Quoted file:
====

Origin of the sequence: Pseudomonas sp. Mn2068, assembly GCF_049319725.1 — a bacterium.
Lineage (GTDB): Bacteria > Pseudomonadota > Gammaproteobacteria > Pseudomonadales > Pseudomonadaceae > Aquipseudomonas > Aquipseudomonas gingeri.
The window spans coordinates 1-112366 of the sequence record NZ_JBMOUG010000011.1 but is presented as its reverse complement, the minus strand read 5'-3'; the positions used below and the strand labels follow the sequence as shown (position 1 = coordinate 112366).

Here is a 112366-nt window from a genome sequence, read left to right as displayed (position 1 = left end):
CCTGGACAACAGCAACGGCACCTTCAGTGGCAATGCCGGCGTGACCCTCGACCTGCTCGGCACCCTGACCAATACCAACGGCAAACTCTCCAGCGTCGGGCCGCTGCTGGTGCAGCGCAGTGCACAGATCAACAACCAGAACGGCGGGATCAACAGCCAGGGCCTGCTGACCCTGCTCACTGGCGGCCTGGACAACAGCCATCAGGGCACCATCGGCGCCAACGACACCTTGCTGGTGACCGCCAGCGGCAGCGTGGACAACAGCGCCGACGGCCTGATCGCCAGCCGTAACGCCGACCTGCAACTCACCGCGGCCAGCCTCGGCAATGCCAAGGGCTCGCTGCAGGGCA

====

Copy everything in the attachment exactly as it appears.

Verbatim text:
Origin of the sequence: Pseudomonas sp. Mn2068, assembly GCF_049319725.1 — a bacterium.
Lineage (GTDB): Bacteria > Pseudomonadota > Gammaproteobacteria > Pseudomonadales > Pseudomonadaceae > Aquipseudomonas > Aquipseudomonas gingeri.
The window spans coordinates 1-112366 of the sequence record NZ_JBMOUG010000011.1 but is presented as its reverse complement, the minus strand read 5'-3'; the positions used below and the strand labels follow the sequence as shown (position 1 = coordinate 112366).

Here is a 112366-nt window from a genome sequence, read left to right as displayed (position 1 = left end):
CCTGGACAACAGCAACGGCACCTTCAGTGGCAATGCCGGCGTGACCCTCGACCTGCTCGGCACCCTGACCAATACCAACGGCAAACTCTCCAGCGTCGGGCCGCTGCTGGTGCAGCGCAGTGCACAGATCAACAACCAGAACGGCGGGATCAACAGCCAGGGCCTGCTGACCCTGCTCACTGGCGGCCTGGACAACAGCCATCAGGGCACCATCGGCGCCAACGACACCTTGCTGGTGACCGCCAGCGGCAGCGTGGACAACAGCGCCGACGGCCTGATCGCCAGCCGTAACGCCGACCTGCAACTCACCGCGGCCAGCCTCGGCAATGCCAAGGGCTCGCTGCAGGGCA